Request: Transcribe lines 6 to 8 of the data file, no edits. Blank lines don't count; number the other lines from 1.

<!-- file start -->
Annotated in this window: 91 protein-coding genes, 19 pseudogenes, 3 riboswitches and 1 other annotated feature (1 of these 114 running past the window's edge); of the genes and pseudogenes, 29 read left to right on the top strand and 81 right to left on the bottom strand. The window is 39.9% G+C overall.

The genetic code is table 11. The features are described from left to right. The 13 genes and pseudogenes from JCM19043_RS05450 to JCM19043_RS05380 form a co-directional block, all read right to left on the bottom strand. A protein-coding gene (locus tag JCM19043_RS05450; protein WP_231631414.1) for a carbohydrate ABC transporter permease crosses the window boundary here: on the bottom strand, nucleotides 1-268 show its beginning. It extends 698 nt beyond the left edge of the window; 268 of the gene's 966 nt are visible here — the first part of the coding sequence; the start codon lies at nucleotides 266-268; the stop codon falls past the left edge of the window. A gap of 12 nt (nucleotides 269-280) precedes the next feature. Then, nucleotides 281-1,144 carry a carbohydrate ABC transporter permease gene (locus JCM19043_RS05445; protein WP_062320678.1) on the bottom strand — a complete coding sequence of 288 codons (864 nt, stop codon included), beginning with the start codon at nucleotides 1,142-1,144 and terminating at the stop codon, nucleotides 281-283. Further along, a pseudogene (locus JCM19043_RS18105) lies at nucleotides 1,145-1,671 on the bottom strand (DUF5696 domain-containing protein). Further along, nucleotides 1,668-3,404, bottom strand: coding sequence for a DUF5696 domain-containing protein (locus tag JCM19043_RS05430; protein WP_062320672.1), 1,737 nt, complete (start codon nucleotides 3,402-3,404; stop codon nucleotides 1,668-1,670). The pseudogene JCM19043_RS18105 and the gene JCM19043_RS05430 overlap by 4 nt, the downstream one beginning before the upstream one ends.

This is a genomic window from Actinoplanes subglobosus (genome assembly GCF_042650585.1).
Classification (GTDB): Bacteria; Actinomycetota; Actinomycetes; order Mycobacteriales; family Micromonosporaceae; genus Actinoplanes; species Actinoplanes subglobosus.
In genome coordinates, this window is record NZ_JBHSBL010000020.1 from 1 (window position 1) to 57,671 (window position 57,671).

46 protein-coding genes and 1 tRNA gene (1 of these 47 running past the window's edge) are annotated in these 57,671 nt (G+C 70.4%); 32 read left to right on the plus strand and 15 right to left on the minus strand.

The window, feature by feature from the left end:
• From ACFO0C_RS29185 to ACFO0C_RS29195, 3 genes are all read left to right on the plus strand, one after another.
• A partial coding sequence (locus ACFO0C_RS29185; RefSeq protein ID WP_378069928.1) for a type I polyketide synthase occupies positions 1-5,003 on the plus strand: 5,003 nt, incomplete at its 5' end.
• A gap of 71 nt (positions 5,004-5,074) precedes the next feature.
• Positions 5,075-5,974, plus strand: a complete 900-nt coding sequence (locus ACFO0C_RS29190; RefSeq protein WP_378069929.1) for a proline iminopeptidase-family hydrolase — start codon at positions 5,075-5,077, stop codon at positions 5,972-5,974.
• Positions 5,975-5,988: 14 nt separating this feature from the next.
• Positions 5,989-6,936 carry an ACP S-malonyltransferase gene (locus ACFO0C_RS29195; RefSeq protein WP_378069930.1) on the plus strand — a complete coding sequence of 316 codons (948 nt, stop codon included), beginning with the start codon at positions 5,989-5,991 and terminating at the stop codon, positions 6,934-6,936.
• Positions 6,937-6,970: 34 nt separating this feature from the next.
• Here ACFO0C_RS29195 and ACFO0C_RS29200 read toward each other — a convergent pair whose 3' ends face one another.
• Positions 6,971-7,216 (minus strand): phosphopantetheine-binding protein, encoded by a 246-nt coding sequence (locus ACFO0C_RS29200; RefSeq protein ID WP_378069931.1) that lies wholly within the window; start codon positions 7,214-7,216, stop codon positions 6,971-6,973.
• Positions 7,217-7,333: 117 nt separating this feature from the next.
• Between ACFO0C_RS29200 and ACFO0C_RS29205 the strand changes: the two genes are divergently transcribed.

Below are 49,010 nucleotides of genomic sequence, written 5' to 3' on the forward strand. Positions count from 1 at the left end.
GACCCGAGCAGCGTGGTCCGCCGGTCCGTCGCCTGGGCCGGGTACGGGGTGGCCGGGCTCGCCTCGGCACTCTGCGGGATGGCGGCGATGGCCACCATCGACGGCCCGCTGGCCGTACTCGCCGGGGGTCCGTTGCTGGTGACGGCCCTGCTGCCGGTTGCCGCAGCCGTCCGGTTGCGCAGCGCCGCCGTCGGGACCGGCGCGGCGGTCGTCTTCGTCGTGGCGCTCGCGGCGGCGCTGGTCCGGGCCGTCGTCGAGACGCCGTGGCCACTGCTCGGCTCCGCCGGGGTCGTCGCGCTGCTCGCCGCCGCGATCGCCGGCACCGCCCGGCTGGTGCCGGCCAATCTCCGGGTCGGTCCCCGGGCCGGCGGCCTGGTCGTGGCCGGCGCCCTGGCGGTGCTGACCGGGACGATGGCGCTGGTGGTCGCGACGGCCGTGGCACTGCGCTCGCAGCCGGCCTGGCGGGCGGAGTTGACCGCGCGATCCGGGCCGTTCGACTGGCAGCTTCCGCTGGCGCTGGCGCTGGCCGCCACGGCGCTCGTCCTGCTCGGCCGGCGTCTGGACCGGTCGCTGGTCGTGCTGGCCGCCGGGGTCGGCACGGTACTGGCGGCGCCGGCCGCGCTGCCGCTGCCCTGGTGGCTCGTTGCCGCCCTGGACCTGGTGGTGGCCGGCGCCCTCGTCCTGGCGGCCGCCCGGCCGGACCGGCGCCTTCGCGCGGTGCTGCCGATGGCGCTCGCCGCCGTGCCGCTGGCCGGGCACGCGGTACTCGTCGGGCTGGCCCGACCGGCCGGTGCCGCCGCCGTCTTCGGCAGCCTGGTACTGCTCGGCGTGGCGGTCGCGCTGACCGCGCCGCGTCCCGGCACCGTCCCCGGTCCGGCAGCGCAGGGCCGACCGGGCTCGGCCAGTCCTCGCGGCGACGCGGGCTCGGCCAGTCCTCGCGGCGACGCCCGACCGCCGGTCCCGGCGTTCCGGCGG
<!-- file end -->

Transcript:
46 protein-coding genes and 1 tRNA gene (1 of these 47 running past the window's edge) are annotated in these 57,671 nt (G+C 70.4%); 32 read left to right on the plus strand and 15 right to left on the minus strand.

The window, feature by feature from the left end:
• From ACFO0C_RS29185 to ACFO0C_RS29195, 3 genes are all read left to right on the plus strand, one after another.